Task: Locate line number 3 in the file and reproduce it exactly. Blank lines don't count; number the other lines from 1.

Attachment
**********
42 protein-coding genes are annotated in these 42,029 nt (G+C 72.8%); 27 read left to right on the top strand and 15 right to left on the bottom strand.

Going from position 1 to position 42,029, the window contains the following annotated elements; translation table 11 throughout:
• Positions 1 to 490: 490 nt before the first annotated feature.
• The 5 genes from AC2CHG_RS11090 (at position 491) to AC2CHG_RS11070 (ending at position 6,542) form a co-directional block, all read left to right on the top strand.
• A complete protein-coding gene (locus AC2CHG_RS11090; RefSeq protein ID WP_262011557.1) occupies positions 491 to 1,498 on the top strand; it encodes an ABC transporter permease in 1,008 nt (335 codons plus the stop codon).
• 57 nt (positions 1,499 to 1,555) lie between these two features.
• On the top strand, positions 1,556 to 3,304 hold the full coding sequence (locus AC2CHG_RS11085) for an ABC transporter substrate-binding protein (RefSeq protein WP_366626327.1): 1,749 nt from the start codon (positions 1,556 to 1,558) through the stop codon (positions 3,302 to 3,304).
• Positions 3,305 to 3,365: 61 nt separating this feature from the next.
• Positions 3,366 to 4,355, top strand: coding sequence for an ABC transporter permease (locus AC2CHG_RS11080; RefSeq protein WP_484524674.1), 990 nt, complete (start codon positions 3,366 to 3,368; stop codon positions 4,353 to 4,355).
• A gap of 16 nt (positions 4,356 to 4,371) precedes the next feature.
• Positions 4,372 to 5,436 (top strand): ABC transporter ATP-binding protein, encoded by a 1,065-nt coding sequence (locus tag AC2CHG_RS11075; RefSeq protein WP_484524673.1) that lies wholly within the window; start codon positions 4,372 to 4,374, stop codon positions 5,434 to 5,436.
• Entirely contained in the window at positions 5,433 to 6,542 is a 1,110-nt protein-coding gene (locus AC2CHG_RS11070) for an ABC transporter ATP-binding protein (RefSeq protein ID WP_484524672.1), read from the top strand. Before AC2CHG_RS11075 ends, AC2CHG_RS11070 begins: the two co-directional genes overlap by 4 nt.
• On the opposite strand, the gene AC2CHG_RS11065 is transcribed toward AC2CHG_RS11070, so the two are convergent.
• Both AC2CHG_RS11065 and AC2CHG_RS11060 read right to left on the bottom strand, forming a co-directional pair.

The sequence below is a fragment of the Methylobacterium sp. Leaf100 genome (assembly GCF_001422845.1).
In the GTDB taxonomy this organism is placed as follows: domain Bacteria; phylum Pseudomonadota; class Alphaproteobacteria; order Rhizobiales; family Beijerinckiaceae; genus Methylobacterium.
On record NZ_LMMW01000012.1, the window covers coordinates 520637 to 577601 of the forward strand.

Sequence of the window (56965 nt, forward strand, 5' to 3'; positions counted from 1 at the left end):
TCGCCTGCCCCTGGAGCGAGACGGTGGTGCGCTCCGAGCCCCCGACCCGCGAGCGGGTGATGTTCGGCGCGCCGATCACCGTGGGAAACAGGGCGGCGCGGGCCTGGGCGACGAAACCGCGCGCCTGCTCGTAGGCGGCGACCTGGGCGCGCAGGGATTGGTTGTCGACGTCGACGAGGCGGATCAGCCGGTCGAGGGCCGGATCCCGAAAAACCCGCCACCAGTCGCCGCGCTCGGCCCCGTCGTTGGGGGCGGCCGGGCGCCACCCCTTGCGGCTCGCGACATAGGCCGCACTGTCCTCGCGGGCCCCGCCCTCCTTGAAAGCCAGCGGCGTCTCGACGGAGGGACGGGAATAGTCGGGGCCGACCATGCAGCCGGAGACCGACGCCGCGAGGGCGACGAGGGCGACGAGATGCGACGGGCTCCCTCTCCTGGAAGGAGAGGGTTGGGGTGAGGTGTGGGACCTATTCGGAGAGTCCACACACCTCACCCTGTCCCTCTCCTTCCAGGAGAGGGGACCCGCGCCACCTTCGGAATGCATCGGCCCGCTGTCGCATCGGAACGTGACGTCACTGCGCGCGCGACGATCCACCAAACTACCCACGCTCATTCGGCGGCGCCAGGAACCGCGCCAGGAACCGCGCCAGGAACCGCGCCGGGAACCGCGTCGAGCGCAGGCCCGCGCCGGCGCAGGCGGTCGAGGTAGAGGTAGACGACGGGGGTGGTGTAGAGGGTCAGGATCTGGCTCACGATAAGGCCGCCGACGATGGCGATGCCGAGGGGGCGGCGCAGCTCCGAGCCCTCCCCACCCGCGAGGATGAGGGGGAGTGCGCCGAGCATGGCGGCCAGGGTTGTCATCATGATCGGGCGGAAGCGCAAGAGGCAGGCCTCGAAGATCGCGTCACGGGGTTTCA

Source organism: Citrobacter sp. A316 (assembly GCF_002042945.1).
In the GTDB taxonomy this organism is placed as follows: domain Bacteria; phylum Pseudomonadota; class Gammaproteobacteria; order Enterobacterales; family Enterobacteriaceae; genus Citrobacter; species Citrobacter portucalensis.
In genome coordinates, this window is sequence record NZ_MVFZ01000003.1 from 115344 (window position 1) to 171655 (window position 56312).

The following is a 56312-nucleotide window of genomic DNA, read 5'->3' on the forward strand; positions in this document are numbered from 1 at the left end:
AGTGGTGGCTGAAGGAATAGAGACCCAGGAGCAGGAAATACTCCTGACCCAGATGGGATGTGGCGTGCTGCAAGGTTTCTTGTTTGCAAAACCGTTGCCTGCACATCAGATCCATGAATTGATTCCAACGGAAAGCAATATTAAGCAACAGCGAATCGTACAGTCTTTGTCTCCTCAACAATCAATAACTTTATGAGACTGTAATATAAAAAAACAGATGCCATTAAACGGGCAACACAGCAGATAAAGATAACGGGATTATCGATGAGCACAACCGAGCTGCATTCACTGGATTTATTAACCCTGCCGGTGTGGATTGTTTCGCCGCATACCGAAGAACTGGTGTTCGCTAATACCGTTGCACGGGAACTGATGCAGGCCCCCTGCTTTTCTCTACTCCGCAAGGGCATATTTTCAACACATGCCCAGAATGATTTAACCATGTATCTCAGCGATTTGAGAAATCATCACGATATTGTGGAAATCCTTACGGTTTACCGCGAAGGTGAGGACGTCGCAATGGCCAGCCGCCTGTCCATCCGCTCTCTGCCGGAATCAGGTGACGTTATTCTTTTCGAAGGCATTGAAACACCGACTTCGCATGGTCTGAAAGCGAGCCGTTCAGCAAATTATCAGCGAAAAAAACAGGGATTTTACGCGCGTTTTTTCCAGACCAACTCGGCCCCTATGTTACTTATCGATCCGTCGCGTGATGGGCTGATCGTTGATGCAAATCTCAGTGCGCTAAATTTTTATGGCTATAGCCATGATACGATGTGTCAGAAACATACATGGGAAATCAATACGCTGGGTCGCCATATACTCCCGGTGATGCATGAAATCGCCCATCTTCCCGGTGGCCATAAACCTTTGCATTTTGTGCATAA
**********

• Positions 1 to 490: 490 nt before the first annotated feature.